Watch out for an opportunistic pest that thrives in the summer heat: the twospotted spider mite.
In normal, well-watered years, insect predators and certain fungi prey on these tiny mites, keeping their levels low. But when hot, dry weather sets in for weeks on end, the predators fade, the fungi recede and the mites have their way.
That’s why entomologists from Nebraska, Minnesota, Iowa and Ohio are advising growers to watch for signs of spider mite infestations this summer, as they steal precious moisture and nutrients from drought-stressed corn and soybean fields.
“Every year, you will have some mites, but the weather conditions lined up for an outbreak this year in some places,” said Bob Koch, Extension entomologist at the University of Minnesota. A hot, dry start to the summer allowed populations to build, and now even recent rains haven’t been able to wash away the stubborn pests, he noted.
“Timely rains have alleviated moisture stress on the plants in some areas, but the mites are still there,” he warned.
SOME LIKE IT HOT
The twospotted spider mite couldn’t have handpicked a better July.
They thrive in heat. When temperatures climb past 80 degrees, the mites become more amorous than ever. According to University of Connecticut entomologists, their reproduction and development hit optimum levels at temperatures between 85 and 95 degrees. They also like dry weather and moisture-stressed plants.
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Because they reproduce quickly, populations can build rapidly in the right conditions, beyond the point where a single rainfall can knock them back, Koch said.
The tiny, pin-sized mites attack plant cells individually, emptying their contents and causing pale specks on the leaf surface. The little pinpricks of death are permanent and can add up quickly.
“They’re destroying the cells and causing irreversible damage that creates stippling on the plants,” explained Koch. “The other sign is the webbing they make.”
True to their name, the spider mite produces wispy white threads that can build on infested leaves. The strands also serve as transportation, sometimes called “ballooning,” Koch said.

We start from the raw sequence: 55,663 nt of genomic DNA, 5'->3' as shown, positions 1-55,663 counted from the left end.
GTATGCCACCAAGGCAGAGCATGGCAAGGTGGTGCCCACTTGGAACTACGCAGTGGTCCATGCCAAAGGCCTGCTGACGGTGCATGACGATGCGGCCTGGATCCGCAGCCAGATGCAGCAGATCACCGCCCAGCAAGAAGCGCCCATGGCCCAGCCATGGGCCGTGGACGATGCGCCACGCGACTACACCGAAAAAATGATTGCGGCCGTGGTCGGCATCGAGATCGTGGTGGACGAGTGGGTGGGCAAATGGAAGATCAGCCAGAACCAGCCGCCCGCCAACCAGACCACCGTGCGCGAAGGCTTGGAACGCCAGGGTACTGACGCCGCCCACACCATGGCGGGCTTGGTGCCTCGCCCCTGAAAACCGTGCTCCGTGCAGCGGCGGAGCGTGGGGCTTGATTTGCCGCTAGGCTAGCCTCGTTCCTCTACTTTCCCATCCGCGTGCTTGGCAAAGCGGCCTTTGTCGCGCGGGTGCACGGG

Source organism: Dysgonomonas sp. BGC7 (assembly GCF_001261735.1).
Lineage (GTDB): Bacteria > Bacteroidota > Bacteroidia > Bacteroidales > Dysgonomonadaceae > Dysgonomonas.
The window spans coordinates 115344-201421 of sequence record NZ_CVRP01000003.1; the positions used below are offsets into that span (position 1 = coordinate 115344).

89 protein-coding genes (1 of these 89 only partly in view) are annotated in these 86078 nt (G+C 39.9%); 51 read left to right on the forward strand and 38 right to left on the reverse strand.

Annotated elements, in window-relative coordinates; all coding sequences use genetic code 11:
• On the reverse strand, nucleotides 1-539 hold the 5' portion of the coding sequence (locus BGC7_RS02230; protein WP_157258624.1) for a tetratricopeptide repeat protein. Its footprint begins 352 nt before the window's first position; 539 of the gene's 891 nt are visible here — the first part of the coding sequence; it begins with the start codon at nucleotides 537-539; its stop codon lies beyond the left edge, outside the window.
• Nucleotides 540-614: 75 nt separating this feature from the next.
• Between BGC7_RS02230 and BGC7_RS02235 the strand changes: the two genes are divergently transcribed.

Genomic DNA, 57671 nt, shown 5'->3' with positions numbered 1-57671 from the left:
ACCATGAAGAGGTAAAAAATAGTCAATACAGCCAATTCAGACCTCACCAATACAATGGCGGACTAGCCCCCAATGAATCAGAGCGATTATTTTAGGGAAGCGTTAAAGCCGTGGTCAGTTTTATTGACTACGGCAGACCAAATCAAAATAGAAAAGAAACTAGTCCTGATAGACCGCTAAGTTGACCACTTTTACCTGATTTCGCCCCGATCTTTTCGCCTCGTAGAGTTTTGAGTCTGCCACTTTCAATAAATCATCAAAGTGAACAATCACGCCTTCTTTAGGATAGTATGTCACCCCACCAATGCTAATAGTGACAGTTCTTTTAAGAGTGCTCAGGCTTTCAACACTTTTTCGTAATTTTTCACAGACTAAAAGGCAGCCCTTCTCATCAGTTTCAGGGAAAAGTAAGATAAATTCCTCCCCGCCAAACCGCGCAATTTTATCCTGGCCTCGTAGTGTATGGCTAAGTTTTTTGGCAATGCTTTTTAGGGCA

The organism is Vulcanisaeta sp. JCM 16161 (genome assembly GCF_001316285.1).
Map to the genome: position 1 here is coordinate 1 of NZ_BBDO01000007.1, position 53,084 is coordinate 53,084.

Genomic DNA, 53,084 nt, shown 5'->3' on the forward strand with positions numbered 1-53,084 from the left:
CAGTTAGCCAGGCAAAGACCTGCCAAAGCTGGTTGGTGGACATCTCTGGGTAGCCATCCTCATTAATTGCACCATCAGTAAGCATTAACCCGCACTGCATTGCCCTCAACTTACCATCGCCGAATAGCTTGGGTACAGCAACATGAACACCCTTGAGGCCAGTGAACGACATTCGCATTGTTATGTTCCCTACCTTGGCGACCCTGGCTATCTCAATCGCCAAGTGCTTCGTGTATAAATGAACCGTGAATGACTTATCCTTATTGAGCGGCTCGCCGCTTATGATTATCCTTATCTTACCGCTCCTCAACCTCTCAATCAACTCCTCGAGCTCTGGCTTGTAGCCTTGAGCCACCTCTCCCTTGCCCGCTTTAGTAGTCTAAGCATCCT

“They release a thread of this silk webbing, and it gets picked up by the wind and carries them away,” he said.
SCOUTING AND TREATMENT OPTIONS
“I recommend drought-stressed fields should be scouted, starting at the perimeter,” said Iowa State University Extension entomologist Erin Hodgson. “Finding mites is pretty typical this time of year. But if they are seeing signs of injury — discoloration, stunting, webbing — or noting mites in the field interior, I would consider a rescue treatment.”
Infestations often start on the field edges, where mites move in from vegetation in ditches and pastures. The mites first feast on the lower canopy of corn and soybean fields, before moving up in the plant.
Because they are so tiny — entomologists recommend shaking a leaf over a piece of paper to even spot them — scouting and treatment thresholds rely on their plant damage levels.
University of Minnesota entomologist Ken Ostlie and IPM specialist Bruce Potter recommend growers use a scale from 0 (no injury) to 5 (heavy stippling all the way to the top of the plant) when rating damage, and consider treatment when your field reaches 3 (heavy stippling on lower leaves, with scattered colonies in the upper canopy). See the full scale here.
No border sprays for this pest, the Minnesota entomologists warned. “By the time infestations are detected on field edges, mites are likely well into the field,” they wrote in a university article.
Most pyrethroids do not work against the mites, and may actually cause their populations to flare, cautioned Ohio State University entomologists Andy Michel and Kelley Tilmon.
“Lorsban [chlorpyrifos] and generics have been popular choices against mites but may be less available now,” they wrote in a university pest alert. “Check the field five days after application for resurgence because these products do not kill mite eggs.” (See a DTN article on the status of chlorpyrifos here).
In Minnesota, some mite populations may be resistant to chlorpyrifos (Lorsban) and possibly cross-resistant to dimethoate, the Minnesota scientists added.
Some miticides are available that will also target egg populations, all the entomologists noted. See a full list of products in the University of Minnesota article here.
Emily Unglesbee can be reached at Emily.email@example.com.
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